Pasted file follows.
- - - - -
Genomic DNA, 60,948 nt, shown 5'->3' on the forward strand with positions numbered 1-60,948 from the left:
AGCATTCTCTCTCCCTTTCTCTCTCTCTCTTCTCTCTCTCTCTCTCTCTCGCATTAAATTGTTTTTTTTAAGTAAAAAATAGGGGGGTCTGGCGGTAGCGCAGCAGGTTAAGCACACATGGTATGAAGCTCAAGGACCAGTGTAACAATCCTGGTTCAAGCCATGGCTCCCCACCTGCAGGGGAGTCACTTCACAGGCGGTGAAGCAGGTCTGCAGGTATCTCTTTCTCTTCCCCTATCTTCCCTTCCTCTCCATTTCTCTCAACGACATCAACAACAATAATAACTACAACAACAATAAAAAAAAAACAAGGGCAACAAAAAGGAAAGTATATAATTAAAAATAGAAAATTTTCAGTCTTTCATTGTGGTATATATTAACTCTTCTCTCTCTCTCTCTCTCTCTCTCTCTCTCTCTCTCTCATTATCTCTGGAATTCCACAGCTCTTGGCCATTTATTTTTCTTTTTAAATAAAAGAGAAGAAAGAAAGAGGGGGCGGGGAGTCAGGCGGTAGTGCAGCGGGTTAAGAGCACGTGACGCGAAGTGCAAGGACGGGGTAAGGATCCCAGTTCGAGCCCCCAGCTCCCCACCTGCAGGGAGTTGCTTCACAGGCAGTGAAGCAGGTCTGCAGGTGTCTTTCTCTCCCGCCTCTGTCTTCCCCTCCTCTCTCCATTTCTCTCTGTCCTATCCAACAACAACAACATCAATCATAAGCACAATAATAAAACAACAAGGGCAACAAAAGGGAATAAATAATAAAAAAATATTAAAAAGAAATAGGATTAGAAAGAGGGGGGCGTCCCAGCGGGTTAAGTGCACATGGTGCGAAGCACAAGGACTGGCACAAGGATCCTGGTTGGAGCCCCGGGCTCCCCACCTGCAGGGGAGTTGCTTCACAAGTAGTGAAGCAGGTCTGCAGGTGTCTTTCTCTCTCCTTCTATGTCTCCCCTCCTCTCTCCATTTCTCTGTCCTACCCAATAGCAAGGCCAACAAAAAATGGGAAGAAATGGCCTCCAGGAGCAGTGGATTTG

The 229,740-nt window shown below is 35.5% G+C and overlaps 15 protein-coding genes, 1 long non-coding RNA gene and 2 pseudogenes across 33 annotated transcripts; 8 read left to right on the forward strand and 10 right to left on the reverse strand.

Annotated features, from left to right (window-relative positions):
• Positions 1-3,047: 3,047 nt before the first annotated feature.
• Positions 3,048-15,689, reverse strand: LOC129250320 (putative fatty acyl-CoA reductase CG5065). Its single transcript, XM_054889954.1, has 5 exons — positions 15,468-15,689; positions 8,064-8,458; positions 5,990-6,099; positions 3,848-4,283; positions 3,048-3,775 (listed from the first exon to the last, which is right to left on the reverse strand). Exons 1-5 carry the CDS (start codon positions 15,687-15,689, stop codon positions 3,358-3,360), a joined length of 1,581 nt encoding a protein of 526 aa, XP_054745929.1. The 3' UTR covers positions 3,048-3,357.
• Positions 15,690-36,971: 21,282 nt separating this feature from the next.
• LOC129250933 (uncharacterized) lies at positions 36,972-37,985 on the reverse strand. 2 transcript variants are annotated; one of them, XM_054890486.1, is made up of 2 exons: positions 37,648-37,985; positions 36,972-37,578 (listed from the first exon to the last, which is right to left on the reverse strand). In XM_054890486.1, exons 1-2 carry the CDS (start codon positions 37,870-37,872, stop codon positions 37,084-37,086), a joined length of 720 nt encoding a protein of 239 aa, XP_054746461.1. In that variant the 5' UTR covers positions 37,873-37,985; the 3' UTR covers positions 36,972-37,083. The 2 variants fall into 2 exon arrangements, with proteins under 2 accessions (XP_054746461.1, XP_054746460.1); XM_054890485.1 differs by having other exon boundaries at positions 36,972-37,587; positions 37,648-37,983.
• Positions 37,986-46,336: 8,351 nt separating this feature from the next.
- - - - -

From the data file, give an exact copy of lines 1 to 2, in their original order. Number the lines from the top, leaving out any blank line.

Genomic DNA, 60,948 nt, shown 5'->3' on the forward strand with positions numbered 1-60,948 from the left:
AGCATTCTCTCTCCCTTTCTCTCTCTCTCTTCTCTCTCTCTCTCTCTCTCGCATTAAATTGTTTTTTTTAAGTAAAAAATAGGGGGGTCTGGCGGTAGCGCAGCAGGTTAAGCACACATGGTATGAAGCTCAAGGACCAGTGTAACAATCCTGGTTCAAGCCATGGCTCCCCACCTGCAGGGGAGTCACTTCACAGGCGGTGAAGCAGGTCTGCAGGTATCTCTTTCTCTTCCCCTATCTTCCCTTCCTCTCCATTTCTCTCAACGACATCAACAACAATAATAACTACAACAACAATAAAAAAAAAACAAGGGCAACAAAAAGGAAAGTATATAATTAAAAATAGAAAATTTTCAGTCTTTCATTGTGGTATATATTAACTCTTCTCTCTCTCTCTCTCTCTCTCTCTCTCTCTCTCTCTCATTATCTCTGGAATTCCACAGCTCTTGGCCATTTATTTTTCTTTTTAAATAAAAGAGAAGAAAGAAAGAGGGGGCGGGGAGTCAGGCGGTAGTGCAGCGGGTTAAGAGCACGTGACGCGAAGTGCAAGGACGGGGTAAGGATCCCAGTTCGAGCCCCCAGCTCCCCACCTGCAGGGAGTTGCTTCACAGGCAGTGAAGCAGGTCTGCAGGTGTCTTTCTCTCCCGCCTCTGTCTTCCCCTCCTCTCTCCATTTCTCTCTGTCCTATCCAACAACAACAACATCAATCATAAGCACAATAATAAAACAACAAGGGCAACAAAAGGGAATAAATAATAAAAAAATATTAAAAAGAAATAGGATTAGAAAGAGGGGGGCGTCCCAGCGGGTTAAGTGCACATGGTGCGAAGCACAAGGACTGGCACAAGGATCCTGGTTGGAGCCCCGGGCTCCCCACCTGCAGGGGAGTTGCTTCACAAGTAGTGAAGCAGGTCTGCAGGTGTCTTTCTCTCTCCTTCTATGTCTCCCCTCCTCTCTCCATTTCTCTGTCCTACCCAATAGCAAGGCCAACAAAAAATGGGAAGAAATGGCCTCCAGGAGCAGTGGATTTG